Tag Archives: seed

Restoring Biodiversity Through Species Interactions

When species like this toucanet are lost, the interactions that they are a part of are lost too. So how can we restore them? (Image Credit: Jairmoreirafotografia, CC BY-SA 4.0)

Estimating interaction credit for trophic rewilding in tropical forests (2018) Marjakangas, E.-L. et al., Philosophical Transactions of the Royal Society of Biology, 373, https://dx.doi/10.1098/rstb.2017.0435

The Crux

We have reviewed more than enough papers on biodiversity loss to entitle us to skip the whole “losing species is bad” spiel (see here, here and here). But what we haven’t talked about is that when some species are lost, specific interactions that those species participate in disappear from an ecosystem. Those interactions range from the minute to the crucial. One such crucial example is that of seed dispersal, whereby specific plants rely on specific animals to disperse their seeds, thus maximising biodiversity in other parts of the forest and creating a positive feedback loop.

Naturally, conservationists will want to reintroduce animals to propagate some of these reactions. But as is always the case in conservation, maximising return is absolutely essential when you’re faced with limited resources and a lot of ground to cover. Today’s authors wanted to develop a system for maximising the effect of species reintroduction.

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Snakes Spreading Seeds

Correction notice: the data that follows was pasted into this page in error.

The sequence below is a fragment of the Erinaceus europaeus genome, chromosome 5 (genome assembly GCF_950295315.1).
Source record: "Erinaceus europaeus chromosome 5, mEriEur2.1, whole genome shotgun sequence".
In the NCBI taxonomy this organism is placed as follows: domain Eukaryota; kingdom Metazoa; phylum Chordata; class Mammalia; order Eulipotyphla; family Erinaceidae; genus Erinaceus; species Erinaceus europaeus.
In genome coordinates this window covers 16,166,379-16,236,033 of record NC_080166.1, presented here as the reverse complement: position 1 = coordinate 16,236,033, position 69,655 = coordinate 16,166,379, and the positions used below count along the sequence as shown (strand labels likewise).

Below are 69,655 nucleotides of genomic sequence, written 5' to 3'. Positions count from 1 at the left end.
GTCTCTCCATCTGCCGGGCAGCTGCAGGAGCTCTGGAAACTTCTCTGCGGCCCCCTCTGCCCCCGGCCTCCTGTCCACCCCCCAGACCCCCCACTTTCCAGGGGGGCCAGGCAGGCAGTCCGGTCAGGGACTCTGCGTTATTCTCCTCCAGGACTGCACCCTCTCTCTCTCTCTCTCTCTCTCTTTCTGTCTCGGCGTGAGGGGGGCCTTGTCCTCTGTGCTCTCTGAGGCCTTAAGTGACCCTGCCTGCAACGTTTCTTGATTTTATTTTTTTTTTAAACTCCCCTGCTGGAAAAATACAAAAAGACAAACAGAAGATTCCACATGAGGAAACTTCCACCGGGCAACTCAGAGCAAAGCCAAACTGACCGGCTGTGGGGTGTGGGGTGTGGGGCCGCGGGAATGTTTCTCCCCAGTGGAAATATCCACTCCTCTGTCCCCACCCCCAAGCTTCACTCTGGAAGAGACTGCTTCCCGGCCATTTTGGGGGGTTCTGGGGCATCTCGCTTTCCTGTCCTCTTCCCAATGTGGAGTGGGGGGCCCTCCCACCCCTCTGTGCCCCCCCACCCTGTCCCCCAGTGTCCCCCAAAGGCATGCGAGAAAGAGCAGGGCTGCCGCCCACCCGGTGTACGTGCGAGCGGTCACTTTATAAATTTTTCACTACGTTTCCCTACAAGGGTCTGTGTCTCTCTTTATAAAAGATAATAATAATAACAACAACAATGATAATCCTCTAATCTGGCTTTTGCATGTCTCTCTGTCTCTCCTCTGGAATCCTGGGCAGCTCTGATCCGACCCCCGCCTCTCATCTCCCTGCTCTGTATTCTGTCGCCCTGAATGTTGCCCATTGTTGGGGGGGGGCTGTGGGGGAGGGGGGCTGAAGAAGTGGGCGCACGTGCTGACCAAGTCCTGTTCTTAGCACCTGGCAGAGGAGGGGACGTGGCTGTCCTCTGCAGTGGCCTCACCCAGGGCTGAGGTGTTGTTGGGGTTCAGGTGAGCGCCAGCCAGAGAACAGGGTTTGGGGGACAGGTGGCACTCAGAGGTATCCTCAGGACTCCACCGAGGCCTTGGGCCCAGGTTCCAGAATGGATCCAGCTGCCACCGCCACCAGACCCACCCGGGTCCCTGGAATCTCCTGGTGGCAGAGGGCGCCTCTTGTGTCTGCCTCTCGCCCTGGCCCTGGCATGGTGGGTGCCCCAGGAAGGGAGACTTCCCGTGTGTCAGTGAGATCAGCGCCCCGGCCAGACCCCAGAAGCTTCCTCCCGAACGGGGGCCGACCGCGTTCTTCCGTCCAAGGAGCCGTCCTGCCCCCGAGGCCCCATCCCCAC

The sidewinder rattlesnake, one of many snakes that inadvertently transports seeds by swallowing small herbivores

The sidewinder rattlesnake, one of many snakes that inadvertently transports seeds by swallowing small herbivores (Image Credit: Brian Gratwicke, CC BY 2.0)

Seed ingestion and germination in rattlesnakes: overlooked agents of rescue and secondary dispersal (2018) Reiserer et al., Proceedings of the Royal Society B: Biological Sciences, DOI:10.1098/rspb.2017.2755

The Crux

Plants depend on outside forces to disperse their seeds away from the parent plant, and the most common way is via a process called zoochory, where animals spread the seeds. This can be due to seeds being stuck onto the fur of an animal, animals taking and storing the seeds in a different location, or when an animal eats the fruit and later defecates the seeds.

One indirect way in which seeds are dispersed is when a predator, such as a coyote, raptor, or bobcat, consumes an animal (like a mouse) that had seeds in its stomach or cheek pouches. Rattlesnakes commonly consume small rodents that carry seeds in cheek pouches, and though these snakes are known to eat these seed-carrying animals, their own role in seed dispersal remains largely unknown. In order to learn more, the researchers in this study dissected museum specimens to search for secondarily-consumed seeds.

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